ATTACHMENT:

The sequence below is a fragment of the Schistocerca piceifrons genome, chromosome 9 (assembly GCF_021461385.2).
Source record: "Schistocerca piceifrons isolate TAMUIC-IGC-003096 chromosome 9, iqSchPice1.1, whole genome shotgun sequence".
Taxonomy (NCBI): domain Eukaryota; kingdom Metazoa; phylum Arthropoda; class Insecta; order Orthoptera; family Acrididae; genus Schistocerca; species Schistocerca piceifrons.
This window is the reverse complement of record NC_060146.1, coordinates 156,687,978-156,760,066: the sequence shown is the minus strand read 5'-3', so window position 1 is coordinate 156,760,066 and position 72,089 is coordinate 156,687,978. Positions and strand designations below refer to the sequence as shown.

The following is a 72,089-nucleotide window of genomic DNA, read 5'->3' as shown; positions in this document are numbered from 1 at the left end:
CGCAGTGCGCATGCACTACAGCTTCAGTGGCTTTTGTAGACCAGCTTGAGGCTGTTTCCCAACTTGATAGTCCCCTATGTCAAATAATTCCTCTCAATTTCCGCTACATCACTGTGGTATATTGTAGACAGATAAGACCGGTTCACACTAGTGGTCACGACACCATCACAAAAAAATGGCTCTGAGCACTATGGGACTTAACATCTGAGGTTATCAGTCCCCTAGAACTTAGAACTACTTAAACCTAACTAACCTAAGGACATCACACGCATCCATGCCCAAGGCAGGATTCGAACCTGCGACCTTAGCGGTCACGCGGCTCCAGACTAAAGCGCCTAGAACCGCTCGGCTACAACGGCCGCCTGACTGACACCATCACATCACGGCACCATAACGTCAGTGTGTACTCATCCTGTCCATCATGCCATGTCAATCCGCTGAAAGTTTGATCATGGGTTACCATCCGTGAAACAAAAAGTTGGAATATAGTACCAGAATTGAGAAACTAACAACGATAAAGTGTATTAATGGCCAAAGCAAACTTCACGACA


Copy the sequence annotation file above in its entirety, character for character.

The sequence below is a fragment of the Schistocerca piceifrons genome, chromosome 9 (assembly GCF_021461385.2).
Source record: "Schistocerca piceifrons isolate TAMUIC-IGC-003096 chromosome 9, iqSchPice1.1, whole genome shotgun sequence".
Taxonomy (NCBI): domain Eukaryota; kingdom Metazoa; phylum Arthropoda; class Insecta; order Orthoptera; family Acrididae; genus Schistocerca; species Schistocerca piceifrons.
This window is the reverse complement of record NC_060146.1, coordinates 156,687,978-156,760,066: the sequence shown is the minus strand read 5'-3', so window position 1 is coordinate 156,760,066 and position 72,089 is coordinate 156,687,978. Positions and strand designations below refer to the sequence as shown.

The following is a 72,089-nucleotide window of genomic DNA, read 5'->3' as shown; positions in this document are numbered from 1 at the left end:
CGCAGTGCGCATGCACTACAGCTTCAGTGGCTTTTGTAGACCAGCTTGAGGCTGTTTCCCAACTTGATAGTCCCCTATGTCAAATAATTCCTCTCAATTTCCGCTACATCACTGTGGTATATTGTAGACAGATAAGACCGGTTCACACTAGTGGTCACGACACCATCACAAAAAAATGGCTCTGAGCACTATGGGACTTAACATCTGAGGTTATCAGTCCCCTAGAACTTAGAACTACTTAAACCTAACTAACCTAAGGACATCACACGCATCCATGCCCAAGGCAGGATTCGAACCTGCGACCTTAGCGGTCACGCGGCTCCAGACTAAAGCGCCTAGAACCGCTCGGCTACAACGGCCGCCTGACTGACACCATCACATCACGGCACCATAACGTCAGTGTGTACTCATCCTGTCCATCATGCCATGTCAATCCGCTGAAAGTTTGATCATGGGTTACCATCCGTGAAACAAAAAGTTGGAATATAGTACCAGAATTGAGAAACTAACAACGATAAAGTGTATTAATGGCCAAAGCAAACTTCACGACA